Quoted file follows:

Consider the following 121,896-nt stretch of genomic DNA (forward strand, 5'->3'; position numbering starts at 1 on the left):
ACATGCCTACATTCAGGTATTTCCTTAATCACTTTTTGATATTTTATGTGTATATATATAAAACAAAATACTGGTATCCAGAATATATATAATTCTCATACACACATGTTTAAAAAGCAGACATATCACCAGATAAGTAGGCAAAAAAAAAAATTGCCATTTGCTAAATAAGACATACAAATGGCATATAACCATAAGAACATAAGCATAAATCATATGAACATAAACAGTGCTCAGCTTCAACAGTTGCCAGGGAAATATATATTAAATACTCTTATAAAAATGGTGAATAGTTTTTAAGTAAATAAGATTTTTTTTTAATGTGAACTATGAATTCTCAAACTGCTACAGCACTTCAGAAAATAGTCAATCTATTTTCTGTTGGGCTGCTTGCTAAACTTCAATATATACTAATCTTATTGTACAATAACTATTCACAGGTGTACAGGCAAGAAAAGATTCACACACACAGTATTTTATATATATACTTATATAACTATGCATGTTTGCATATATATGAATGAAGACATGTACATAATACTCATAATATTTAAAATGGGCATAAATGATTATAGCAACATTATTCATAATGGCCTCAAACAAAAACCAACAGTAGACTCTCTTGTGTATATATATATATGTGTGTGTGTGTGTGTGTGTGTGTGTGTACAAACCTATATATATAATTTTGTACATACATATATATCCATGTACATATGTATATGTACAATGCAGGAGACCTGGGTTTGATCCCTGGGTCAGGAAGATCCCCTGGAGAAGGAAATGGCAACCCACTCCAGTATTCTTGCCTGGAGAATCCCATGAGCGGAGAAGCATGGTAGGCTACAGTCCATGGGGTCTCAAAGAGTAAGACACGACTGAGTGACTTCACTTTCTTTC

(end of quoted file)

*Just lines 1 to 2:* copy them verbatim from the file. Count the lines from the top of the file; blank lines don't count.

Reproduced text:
Consider the following 121,896-nt stretch of genomic DNA (forward strand, 5'->3'; position numbering starts at 1 on the left):
ACATGCCTACATTCAGGTATTTCCTTAATCACTTTTTGATATTTTATGTGTATATATATAAAACAAAATACTGGTATCCAGAATATATATAATTCTCATACACACATGTTTAAAAAGCAGACATATCACCAGATAAGTAGGCAAAAAAAAAAATTGCCATTTGCTAAATAAGACATACAAATGGCATATAACCATAAGAACATAAGCATAAATCATATGAACATAAACAGTGCTCAGCTTCAACAGTTGCCAGGGAAATATATATTAAATACTCTTATAAAAATGGTGAATAGTTTTTAAGTAAATAAGATTTTTTTTTAATGTGAACTATGAATTCTCAAACTGCTACAGCACTTCAGAAAATAGTCAATCTATTTTCTGTTGGGCTGCTTGCTAAACTTCAATATATACTAATCTTATTGTACAATAACTATTCACAGGTGTACAGGCAAGAAAAGATTCACACACACAGTATTTTATATATATACTTATATAACTATGCATGTTTGCATATATATGAATGAAGACATGTACATAATACTCATAATATTTAAAATGGGCATAAATGATTATAGCAACATTATTCATAATGGCCTCAAACAAAAACCAACAGTAGACTCTCTTGTGTATATATATATATGTGTGTGTGTGTGTGTGTGTGTGTGTGTACAAACCTATATATATAATTTTGTACATACATATATATCCATGTACATATGTATATGTACAATGCAGGAGACCTGGGTTTGATCCCTGGGTCAGGAAGATCCCCTGGAGAAGGAAATGGCAACCCACTCCAGTATTCTTGCCTGGAGAATCCCATGAGCGGAGAAGCATGGTAGGCTACAGTCCATGGGGTCTCAAAGAGTAAGACACGACTGAGTGACTTCACTTTCTTTC